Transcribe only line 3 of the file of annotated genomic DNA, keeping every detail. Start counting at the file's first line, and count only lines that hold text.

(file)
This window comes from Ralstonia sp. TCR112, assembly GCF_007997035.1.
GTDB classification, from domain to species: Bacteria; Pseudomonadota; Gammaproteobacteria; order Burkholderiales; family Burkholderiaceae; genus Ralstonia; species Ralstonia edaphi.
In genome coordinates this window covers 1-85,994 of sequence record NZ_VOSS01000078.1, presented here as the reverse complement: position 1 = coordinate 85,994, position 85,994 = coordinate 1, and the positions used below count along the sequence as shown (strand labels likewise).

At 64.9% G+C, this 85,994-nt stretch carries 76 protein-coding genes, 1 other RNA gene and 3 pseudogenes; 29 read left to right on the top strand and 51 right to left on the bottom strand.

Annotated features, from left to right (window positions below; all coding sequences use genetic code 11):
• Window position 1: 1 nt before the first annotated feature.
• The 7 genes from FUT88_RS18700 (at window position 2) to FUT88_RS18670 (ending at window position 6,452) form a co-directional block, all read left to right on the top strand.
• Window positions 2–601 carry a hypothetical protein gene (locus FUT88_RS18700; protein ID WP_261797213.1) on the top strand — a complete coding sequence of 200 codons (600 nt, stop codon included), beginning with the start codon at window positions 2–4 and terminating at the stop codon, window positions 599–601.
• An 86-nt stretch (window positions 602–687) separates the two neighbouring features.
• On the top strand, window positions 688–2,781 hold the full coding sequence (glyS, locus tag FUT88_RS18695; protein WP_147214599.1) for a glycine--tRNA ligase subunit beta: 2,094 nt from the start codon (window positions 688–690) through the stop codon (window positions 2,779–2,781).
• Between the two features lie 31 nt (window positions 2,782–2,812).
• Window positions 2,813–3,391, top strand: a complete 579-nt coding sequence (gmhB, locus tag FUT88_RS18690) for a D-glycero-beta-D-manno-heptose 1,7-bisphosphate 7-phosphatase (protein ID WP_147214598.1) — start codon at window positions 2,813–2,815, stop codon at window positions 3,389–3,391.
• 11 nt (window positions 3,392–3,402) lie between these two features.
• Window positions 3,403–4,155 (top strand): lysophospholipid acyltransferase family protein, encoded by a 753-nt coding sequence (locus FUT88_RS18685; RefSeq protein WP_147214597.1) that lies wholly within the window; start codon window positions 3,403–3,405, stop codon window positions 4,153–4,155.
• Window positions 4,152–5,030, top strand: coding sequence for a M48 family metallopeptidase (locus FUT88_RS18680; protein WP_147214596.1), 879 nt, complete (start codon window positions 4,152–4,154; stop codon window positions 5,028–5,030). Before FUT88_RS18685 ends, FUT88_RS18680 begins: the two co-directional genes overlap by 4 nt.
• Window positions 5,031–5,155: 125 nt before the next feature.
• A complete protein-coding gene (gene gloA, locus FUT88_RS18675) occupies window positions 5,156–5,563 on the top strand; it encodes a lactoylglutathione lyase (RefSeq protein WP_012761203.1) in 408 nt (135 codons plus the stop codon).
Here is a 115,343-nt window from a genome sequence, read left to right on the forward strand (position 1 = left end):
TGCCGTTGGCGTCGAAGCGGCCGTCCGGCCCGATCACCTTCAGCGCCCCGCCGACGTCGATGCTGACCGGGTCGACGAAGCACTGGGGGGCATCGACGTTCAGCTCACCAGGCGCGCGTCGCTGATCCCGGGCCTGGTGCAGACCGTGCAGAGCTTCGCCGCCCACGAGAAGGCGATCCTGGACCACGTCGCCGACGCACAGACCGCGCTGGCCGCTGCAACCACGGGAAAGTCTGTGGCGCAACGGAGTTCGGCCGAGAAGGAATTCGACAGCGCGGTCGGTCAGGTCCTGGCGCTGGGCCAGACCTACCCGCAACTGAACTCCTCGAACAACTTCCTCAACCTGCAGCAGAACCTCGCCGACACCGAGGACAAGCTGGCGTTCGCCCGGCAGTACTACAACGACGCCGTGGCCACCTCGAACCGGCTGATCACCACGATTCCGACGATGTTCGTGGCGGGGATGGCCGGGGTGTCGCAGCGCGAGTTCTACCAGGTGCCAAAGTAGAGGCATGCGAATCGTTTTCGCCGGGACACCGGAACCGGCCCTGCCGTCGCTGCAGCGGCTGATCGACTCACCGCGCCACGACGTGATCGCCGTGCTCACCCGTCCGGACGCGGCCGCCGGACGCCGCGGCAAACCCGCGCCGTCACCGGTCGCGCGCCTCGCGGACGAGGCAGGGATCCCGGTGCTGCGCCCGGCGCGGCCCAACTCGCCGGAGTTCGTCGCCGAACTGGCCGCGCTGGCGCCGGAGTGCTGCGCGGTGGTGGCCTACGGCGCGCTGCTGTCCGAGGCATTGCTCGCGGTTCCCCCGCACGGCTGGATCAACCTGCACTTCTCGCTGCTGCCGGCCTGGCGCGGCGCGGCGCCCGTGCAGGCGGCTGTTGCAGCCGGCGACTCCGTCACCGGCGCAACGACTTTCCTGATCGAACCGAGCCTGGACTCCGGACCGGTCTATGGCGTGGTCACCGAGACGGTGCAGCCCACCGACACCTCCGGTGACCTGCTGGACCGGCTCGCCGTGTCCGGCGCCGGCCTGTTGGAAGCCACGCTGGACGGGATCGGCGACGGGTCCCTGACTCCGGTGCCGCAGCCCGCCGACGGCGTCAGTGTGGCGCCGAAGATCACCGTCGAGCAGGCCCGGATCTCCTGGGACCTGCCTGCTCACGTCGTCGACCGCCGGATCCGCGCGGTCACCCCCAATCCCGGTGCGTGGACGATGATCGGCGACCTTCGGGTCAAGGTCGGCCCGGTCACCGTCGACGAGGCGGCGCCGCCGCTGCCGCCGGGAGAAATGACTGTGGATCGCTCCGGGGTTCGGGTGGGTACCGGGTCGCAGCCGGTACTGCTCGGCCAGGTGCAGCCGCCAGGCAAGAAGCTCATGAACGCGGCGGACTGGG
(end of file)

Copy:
In genome coordinates this window covers 1-85,994 of sequence record NZ_VOSS01000078.1, presented here as the reverse complement: position 1 = coordinate 85,994, position 85,994 = coordinate 1, and the positions used below count along the sequence as shown (strand labels likewise).